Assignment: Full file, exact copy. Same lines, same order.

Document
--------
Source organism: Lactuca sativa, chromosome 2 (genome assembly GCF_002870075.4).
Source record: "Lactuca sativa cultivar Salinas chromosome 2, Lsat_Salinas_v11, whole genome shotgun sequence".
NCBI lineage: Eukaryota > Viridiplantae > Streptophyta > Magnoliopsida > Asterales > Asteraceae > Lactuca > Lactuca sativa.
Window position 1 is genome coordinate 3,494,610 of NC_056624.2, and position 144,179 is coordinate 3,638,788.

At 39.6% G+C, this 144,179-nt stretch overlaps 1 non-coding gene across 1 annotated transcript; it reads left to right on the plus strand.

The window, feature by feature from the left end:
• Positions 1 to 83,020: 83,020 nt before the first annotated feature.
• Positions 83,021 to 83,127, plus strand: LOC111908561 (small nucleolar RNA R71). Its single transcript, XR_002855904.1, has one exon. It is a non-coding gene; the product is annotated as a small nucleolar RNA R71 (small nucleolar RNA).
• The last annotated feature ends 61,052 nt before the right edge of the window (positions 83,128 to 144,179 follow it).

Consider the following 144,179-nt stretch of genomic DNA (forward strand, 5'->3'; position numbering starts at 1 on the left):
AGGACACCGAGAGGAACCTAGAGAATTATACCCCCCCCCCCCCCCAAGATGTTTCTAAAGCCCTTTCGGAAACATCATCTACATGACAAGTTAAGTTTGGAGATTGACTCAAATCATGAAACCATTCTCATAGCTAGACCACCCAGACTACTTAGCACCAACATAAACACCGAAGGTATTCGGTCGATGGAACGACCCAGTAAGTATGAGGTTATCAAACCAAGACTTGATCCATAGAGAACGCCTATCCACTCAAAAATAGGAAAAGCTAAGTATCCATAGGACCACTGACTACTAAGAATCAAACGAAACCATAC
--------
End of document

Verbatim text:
Source organism: Lactuca sativa, chromosome 2 (genome assembly GCF_002870075.4).
Source record: "Lactuca sativa cultivar Salinas chromosome 2, Lsat_Salinas_v11, whole genome shotgun sequence".
NCBI lineage: Eukaryota > Viridiplantae > Streptophyta > Magnoliopsida > Asterales > Asteraceae > Lactuca > Lactuca sativa.
Window position 1 is genome coordinate 3,494,610 of NC_056624.2, and position 144,179 is coordinate 3,638,788.

At 39.6% G+C, this 144,179-nt stretch overlaps 1 non-coding gene across 1 annotated transcript; it reads left to right on the plus strand.

The window, feature by feature from the left end:
• Positions 1 to 83,020: 83,020 nt before the first annotated feature.
• Positions 83,021 to 83,127, plus strand: LOC111908561 (small nucleolar RNA R71). Its single transcript, XR_002855904.1, has one exon. It is a non-coding gene; the product is annotated as a small nucleolar RNA R71 (small nucleolar RNA).
• The last annotated feature ends 61,052 nt before the right edge of the window (positions 83,128 to 144,179 follow it).

Consider the following 144,179-nt stretch of genomic DNA (forward strand, 5'->3'; position numbering starts at 1 on the left):
AGGACACCGAGAGGAACCTAGAGAATTATACCCCCCCCCCCCCCCAAGATGTTTCTAAAGCCCTTTCGGAAACATCATCTACATGACAAGTTAAGTTTGGAGATTGACTCAAATCATGAAACCATTCTCATAGCTAGACCACCCAGACTACTTAGCACCAACATAAACACCGAAGGTATTCGGTCGATGGAACGACCCAGTAAGTATGAGGTTATCAAACCAAGACTTGATCCATAGAGAACGCCTATCCACTCAAAAATAGGAAAAGCTAAGTATCCATAGGACCACTGACTACTAAGAATCAAACGAAACCATAC